/Hands on: Dell XPS 13 (2020) review

Hands on: Dell XPS 13 (2020) review

Every year we get a new Dell XPS 13, and 2020 is no different. However, there are a ton of thin and light 13-inch laptops around these days, thanks in large part to the work Intel has been doing with Project Athena to make computing more portable. Dell has a lot to prove if it wants to keep its position at the top of the laptop pile.

For the most part, our limited hands-on experience with the Dell XPS 13 does suggest that this model is just as good as previous entries in the series, but the low-end entry model means that a lot of mainstream buyers may be in for a less-than-ideal experience.

Dell XPS 13 (2020)

(Image credit: Future)

Price and availability

The new Dell XPS 13 launches during the CES 2020 expo on January 7, and if you’re looking to get your hands on it, you’re looking at a price of $999 (about £890, AU$1,420). That seems in line with other premium Ultrabooks – at least until you take a look at what the entry level model is packing specs-wise. 

That entry-level XPS 13 has an Intel Core i3-1005G1, 4GB of RAM and a 256GB SSD. You read that right, for $999 (about £890, AU$1,420) you’re only getting a measly 4GB of memory. This is frankly an embarrassing choice on Dell’s behalf, as you can get a laptop with double or even four times the memory for the same price, many that are extremely well designed, too.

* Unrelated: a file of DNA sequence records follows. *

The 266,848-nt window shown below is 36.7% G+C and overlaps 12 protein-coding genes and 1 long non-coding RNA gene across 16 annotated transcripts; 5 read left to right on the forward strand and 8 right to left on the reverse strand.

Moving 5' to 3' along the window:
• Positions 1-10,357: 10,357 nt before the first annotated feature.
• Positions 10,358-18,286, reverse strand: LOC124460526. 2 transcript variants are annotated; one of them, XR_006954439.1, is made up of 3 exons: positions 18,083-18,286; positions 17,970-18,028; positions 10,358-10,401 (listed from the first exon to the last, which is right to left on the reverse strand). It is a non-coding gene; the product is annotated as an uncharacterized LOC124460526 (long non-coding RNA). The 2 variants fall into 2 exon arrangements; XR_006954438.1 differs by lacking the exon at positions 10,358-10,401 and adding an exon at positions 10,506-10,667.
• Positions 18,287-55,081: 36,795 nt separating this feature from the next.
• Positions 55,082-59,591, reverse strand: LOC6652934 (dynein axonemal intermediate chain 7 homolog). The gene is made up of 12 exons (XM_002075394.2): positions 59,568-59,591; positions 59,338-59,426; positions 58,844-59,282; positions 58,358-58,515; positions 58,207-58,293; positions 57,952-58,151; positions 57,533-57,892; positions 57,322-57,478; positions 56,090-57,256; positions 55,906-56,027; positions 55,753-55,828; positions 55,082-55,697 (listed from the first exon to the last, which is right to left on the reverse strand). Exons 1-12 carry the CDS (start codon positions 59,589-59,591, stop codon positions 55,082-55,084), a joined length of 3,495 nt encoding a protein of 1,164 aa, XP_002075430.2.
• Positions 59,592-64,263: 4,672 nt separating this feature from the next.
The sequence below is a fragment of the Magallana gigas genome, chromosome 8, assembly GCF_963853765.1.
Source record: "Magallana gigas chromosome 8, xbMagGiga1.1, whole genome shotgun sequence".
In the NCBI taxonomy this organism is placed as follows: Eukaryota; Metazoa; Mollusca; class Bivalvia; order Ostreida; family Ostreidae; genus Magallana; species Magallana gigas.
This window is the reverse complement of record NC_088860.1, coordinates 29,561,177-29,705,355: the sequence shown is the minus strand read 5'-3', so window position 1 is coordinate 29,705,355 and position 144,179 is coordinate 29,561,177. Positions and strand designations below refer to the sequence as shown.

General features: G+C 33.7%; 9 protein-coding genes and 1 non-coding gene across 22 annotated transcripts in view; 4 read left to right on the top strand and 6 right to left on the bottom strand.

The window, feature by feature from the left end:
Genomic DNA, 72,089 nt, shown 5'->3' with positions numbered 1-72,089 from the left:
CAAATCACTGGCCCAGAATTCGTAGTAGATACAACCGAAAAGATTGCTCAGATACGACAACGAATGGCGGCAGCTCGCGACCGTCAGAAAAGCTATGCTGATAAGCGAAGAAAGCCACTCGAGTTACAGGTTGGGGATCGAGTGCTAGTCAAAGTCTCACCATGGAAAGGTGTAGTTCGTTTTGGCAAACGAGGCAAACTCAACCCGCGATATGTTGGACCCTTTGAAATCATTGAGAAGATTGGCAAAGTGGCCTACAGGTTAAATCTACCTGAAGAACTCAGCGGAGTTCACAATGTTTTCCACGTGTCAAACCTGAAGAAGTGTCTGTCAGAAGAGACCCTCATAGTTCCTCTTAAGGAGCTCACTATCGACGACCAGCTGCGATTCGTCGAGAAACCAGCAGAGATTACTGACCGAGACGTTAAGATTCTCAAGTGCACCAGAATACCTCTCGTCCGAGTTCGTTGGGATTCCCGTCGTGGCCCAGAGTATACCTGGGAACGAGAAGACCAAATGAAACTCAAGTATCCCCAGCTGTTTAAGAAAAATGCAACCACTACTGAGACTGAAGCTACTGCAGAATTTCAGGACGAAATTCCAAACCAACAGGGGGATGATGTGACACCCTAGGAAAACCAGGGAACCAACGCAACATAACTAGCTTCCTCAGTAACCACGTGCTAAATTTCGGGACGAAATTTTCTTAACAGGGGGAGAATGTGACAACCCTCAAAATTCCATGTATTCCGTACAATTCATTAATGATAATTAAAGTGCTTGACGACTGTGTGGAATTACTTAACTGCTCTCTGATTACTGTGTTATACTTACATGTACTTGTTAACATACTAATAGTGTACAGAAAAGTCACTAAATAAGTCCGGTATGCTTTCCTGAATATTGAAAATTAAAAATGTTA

We don’t have exact pricing for the Dell XPS 13’s other configurations yet, but if it’s anything like the 2019 model, you’ll be paying at least an extra $200 (£200, about AU$280) for a version of the XPS 13 that will be sufficient for getting any kind of work done. In fact, because of this pricing structure, we’d almost say that the Apple MacBook Air provides better bang for the buck, and that is definitely saying something.

If you’re after a premium laptop, the Dell XPS 13 definitely will provide that experience if you go for a higher-end SKU. However, if you’re on a budget and can only afford that entry level model, you should absolutely look elsewhere. 

Dell XPS 13 (2020)

(Image credit: Future)


The 2020 Dell XPS 13 is certainly an attractive Ultrabook – which we expected – though after not using an XPS laptop for a while we were still taken aback by just how gorgeous this piece of hardware is.

The new Dell XPS 13 is, as a surprise to no one, an extremely thin and light machine. Dell has managed to make this laptop just 0.58 inches (14.8mm) thick, weighing just 2.8 lbs (1.27 kg) for the touch-enabled model. This makes for a device that will be extremely easy to carry around with you. Laptops are getting thinner and lighter with each passing day and this new XPS 13 is definitely no different.

The entire laptop is made out of CNC machined aluminum with carbon fiber on the keyboard deck, which combines to produce a laptop that exudes luxury. Resting our hands on this laptop assured us that the typing experience would be comfortable even over long periods of time. 

The keyboard only serves to reinforce this idea, too. We don’t know what it is, but Dell continues to provide some of the best keyboards in the game. Travel feels nice and deep (even if it isn’t actually deep), and the keycaps are spaced out perfectly.